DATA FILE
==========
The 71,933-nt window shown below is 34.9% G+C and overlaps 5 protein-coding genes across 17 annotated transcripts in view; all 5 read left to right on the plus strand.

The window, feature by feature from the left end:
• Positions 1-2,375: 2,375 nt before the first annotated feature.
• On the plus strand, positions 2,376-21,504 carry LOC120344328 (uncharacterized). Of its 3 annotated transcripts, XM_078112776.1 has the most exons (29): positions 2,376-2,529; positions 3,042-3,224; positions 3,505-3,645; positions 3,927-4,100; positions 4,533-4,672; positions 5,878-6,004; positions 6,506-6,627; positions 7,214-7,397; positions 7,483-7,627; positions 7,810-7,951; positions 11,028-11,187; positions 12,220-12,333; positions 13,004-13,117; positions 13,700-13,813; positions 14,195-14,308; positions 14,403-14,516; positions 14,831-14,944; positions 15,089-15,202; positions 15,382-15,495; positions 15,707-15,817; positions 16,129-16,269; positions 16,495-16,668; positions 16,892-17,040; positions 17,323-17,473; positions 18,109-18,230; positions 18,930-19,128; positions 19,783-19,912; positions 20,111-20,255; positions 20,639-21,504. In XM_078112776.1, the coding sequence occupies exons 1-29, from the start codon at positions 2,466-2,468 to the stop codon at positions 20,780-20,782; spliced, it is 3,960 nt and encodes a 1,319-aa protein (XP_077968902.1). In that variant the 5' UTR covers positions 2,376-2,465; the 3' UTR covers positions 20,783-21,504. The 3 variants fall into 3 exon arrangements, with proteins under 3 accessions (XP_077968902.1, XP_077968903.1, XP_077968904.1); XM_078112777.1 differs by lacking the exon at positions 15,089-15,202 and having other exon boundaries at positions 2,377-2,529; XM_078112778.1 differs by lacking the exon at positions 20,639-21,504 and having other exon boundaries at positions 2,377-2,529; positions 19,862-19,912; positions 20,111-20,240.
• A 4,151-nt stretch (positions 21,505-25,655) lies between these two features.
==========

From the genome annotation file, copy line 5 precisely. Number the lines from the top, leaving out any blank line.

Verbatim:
• A 4,151-nt stretch (positions 21,505-25,655) lies between these two features.